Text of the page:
I first met Kymberli last year while I was visiting a homeless camp in Oakland. Kym was washing her dishes with a garden house. Almost a year to the day, I interviewed Kymberli and her husband B (Lenton is his real name) in front of the shack they turned into a home living on the side of the road. They even gave us a tour in this VR180 video and you can vide their original video here
Kymberli and Lenton now live in an RV thanks to Operation HomeBase, a program run by the City of Oakland that provides trailers to adults over 65 that are at risk of COVID-19. The difference that a safe place to sleep and shower makes is amazing! They are still homeless but living in a small trailer with running water, bathrooms with showers, and privacy has improved their lives tremendously.
Both Kymberli and Lenton are looking forward to the next step. They want to pay rent. They want a place of their own. They do not want to be homeless anymore. Thanks to the help of Operation HomeBase and the generous support from people on YouTube and the several of their landscaping clients helping them to raise money, they are looking to purchase a car and a commercial truck to grow their business.
It took a little bit of time for Kymberli and Lenton to agree to transition to the RV. One huge roadblock to homeless support is people are not able to keep their belongings. For example, shelters only allow two small bags, and for the shelters that kick people out every day, homeless people have to carry their bags with them.
One thing the coronavirus has shown is that the State of California can make helping homeless people a priority. Programs like Project Roomkey and Operation HomeBase are cost-effective solutions to get people off the streets. The programs are not perfect, and it’s not housing, but seeing the difference Kymberli and Lenton is validation. Homeless people need a safe place to sleep with bathrooms that provide dignity as an alternative to sleeping outside on a sidewalk.
#homeless #oakland #coronavirus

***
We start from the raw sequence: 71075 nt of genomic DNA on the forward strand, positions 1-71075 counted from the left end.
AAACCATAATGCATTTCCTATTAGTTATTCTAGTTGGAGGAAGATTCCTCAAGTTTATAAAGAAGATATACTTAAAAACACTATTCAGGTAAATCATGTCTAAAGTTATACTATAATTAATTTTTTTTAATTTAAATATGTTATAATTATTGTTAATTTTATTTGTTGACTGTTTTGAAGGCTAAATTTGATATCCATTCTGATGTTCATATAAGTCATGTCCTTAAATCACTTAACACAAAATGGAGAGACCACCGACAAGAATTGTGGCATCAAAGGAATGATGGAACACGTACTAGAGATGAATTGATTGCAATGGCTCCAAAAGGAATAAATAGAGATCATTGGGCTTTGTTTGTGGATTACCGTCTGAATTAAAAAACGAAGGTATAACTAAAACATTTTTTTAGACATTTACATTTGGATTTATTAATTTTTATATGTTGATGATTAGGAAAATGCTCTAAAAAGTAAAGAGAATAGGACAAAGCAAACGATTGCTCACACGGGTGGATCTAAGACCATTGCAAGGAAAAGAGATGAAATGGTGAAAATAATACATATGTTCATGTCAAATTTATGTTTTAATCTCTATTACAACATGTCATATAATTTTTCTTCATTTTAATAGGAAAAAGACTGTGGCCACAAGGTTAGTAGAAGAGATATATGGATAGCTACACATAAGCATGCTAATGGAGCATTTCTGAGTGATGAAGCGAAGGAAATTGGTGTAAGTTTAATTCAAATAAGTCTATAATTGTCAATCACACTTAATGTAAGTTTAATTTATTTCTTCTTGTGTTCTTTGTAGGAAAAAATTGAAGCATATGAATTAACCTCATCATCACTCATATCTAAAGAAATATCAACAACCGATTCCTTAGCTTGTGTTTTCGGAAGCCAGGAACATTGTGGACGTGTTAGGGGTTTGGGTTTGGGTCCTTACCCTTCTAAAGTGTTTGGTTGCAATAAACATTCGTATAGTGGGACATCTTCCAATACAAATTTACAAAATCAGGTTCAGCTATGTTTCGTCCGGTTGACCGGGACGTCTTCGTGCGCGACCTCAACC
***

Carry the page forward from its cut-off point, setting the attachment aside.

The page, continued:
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There is a direct correlation between what the general public perceives about homelessness and how it affects policy change. Most people blame homelessness on the person experiencing it instead of the increasing shortage of affordable housing, lack of employment, a living wage or the countless reasons that put a person at risk. This lack of understanding creates a dangerous cycle of misperception that leads to the inability to effectively address the root causes of homelessness.
We imagine a world where everyone has a place to call home. Each day, we work to fight homelessness by giving it a face while educating individuals about the systemic issues that contribute to its existence. Through storytelling, education, news, and activism, we are changing the narrative on homelessness.
This isn’t just talk. Each year, our groundbreaking educational content reaches more than a billion people across the globe. Our real and unfiltered stories of homelessness shatter stereotypes, demand attention and deliver a call-to-action that is being answered by governments, major brands, nonprofit organizations, and everyday citizens just like you.
However, there is more work to be done on the road ahead. Homelessness is undoubtedly one of our biggest societal issues today and will only continue to grow if we don’t take action now.
Invisible People is a 501(c)(3) nonprofit dedicated to educating the public about homelessness through innovative storytelling, news, and advocacy. Since our launch in 2008, Invisible People has become a pioneer and trusted resource for inspiring action and raising awareness in support of advocacy, policy change and thoughtful dialogue around poverty in North America and the United Kingdom.